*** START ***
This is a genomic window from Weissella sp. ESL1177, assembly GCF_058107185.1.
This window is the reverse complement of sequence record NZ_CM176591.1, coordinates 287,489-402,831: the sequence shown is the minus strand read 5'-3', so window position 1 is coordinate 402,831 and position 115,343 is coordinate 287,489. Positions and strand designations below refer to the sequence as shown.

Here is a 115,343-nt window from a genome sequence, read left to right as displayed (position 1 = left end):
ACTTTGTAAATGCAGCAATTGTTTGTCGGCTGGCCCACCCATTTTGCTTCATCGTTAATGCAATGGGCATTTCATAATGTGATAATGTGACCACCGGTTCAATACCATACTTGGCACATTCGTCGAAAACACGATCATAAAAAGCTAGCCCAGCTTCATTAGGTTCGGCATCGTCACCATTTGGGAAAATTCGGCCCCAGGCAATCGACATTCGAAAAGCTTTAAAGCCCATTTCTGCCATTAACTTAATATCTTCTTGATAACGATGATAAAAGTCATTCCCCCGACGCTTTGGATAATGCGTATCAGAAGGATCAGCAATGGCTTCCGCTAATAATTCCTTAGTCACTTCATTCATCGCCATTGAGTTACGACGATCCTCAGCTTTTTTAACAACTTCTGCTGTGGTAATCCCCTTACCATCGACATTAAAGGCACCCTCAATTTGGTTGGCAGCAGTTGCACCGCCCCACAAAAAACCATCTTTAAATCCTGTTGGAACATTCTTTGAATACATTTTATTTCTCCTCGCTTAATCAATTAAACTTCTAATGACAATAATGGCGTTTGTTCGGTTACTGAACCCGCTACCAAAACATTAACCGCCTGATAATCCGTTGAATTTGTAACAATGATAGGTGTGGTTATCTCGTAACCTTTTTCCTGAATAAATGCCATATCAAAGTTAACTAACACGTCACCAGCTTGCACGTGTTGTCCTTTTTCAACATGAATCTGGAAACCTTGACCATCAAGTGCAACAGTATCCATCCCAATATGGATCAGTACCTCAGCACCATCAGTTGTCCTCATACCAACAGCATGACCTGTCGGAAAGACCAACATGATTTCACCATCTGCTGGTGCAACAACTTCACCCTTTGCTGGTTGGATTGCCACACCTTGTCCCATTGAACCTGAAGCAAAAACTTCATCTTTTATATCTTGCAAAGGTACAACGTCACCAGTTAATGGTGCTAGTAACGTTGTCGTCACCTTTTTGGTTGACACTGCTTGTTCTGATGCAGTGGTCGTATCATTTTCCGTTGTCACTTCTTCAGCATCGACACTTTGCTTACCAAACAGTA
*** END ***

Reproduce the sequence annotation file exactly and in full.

This is a genomic window from Weissella sp. ESL1177, assembly GCF_058107185.1.
This window is the reverse complement of sequence record NZ_CM176591.1, coordinates 287,489-402,831: the sequence shown is the minus strand read 5'-3', so window position 1 is coordinate 402,831 and position 115,343 is coordinate 287,489. Positions and strand designations below refer to the sequence as shown.

Here is a 115,343-nt window from a genome sequence, read left to right as displayed (position 1 = left end):
ACTTTGTAAATGCAGCAATTGTTTGTCGGCTGGCCCACCCATTTTGCTTCATCGTTAATGCAATGGGCATTTCATAATGTGATAATGTGACCACCGGTTCAATACCATACTTGGCACATTCGTCGAAAACACGATCATAAAAAGCTAGCCCAGCTTCATTAGGTTCGGCATCGTCACCATTTGGGAAAATTCGGCCCCAGGCAATCGACATTCGAAAAGCTTTAAAGCCCATTTCTGCCATTAACTTAATATCTTCTTGATAACGATGATAAAAGTCATTCCCCCGACGCTTTGGATAATGCGTATCAGAAGGATCAGCAATGGCTTCCGCTAATAATTCCTTAGTCACTTCATTCATCGCCATTGAGTTACGACGATCCTCAGCTTTTTTAACAACTTCTGCTGTGGTAATCCCCTTACCATCGACATTAAAGGCACCCTCAATTTGGTTGGCAGCAGTTGCACCGCCCCACAAAAAACCATCTTTAAATCCTGTTGGAACATTCTTTGAATACATTTTATTTCTCCTCGCTTAATCAATTAAACTTCTAATGACAATAATGGCGTTTGTTCGGTTACTGAACCCGCTACCAAAACATTAACCGCCTGATAATCCGTTGAATTTGTAACAATGATAGGTGTGGTTATCTCGTAACCTTTTTCCTGAATAAATGCCATATCAAAGTTAACTAACACGTCACCAGCTTGCACGTGTTGTCCTTTTTCAACATGAATCTGGAAACCTTGACCATCAAGTGCAACAGTATCCATCCCAATATGGATCAGTACCTCAGCACCATCAGTTGTCCTCATACCAACAGCATGACCTGTCGGAAAGACCAACATGATTTCACCATCTGCTGGTGCAACAACTTCACCCTTTGCTGGTTGGATTGCCACACCTTGTCCCATTGAACCTGAAGCAAAAACTTCATCTTTTATATCTTGCAAAGGTACAACGTCACCAGTTAATGGTGCTAGTAACGTTGTCGTCACCTTTTTGGTTGACACTGCTTGTTCTGATGCAGTGGTCGTATCATTTTCCGTTGTCACTTCTTCAGCATCGACACTTTGCTTACCAAACAGTA